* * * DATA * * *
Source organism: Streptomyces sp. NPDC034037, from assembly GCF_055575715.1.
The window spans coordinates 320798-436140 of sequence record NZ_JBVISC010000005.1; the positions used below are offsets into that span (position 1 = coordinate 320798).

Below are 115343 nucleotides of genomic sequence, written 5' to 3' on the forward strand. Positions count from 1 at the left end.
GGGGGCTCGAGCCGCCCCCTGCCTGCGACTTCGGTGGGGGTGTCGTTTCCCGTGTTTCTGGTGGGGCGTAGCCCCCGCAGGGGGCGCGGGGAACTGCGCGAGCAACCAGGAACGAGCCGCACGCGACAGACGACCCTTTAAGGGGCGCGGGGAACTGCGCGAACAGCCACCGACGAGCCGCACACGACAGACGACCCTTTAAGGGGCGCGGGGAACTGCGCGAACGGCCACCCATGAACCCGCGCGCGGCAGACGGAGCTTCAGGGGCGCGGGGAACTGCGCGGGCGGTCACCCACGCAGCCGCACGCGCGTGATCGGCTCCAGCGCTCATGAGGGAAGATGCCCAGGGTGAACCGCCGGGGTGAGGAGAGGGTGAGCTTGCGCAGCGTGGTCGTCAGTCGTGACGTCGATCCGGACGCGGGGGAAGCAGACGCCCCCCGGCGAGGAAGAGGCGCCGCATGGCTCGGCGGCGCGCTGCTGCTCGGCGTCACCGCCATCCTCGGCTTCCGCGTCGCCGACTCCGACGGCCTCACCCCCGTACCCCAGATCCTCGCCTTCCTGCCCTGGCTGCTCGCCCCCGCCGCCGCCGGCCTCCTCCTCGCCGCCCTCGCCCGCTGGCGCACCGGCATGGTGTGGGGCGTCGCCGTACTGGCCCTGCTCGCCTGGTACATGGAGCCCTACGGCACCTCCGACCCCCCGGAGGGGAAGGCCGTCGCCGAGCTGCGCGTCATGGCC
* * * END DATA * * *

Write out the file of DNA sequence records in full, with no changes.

Source organism: Streptomyces sp. NPDC034037, from assembly GCF_055575715.1.
The window spans coordinates 320798-436140 of sequence record NZ_JBVISC010000005.1; the positions used below are offsets into that span (position 1 = coordinate 320798).

Below are 115343 nucleotides of genomic sequence, written 5' to 3' on the forward strand. Positions count from 1 at the left end.
GGGGGCTCGAGCCGCCCCCTGCCTGCGACTTCGGTGGGGGTGTCGTTTCCCGTGTTTCTGGTGGGGCGTAGCCCCCGCAGGGGGCGCGGGGAACTGCGCGAGCAACCAGGAACGAGCCGCACGCGACAGACGACCCTTTAAGGGGCGCGGGGAACTGCGCGAACAGCCACCGACGAGCCGCACACGACAGACGACCCTTTAAGGGGCGCGGGGAACTGCGCGAACGGCCACCCATGAACCCGCGCGCGGCAGACGGAGCTTCAGGGGCGCGGGGAACTGCGCGGGCGGTCACCCACGCAGCCGCACGCGCGTGATCGGCTCCAGCGCTCATGAGGGAAGATGCCCAGGGTGAACCGCCGGGGTGAGGAGAGGGTGAGCTTGCGCAGCGTGGTCGTCAGTCGTGACGTCGATCCGGACGCGGGGGAAGCAGACGCCCCCCGGCGAGGAAGAGGCGCCGCATGGCTCGGCGGCGCGCTGCTGCTCGGCGTCACCGCCATCCTCGGCTTCCGCGTCGCCGACTCCGACGGCCTCACCCCCGTACCCCAGATCCTCGCCTTCCTGCCCTGGCTGCTCGCCCCCGCCGCCGCCGGCCTCCTCCTCGCCGCCCTCGCCCGCTGGCGCACCGGCATGGTGTGGGGCGTCGCCGTACTGGCCCTGCTCGCCTGGTACATGGAGCCCTACGGCACCTCCGACCCCCCGGAGGGGAAGGCCGTCGCCGAGCTGCGCGTCATGGCC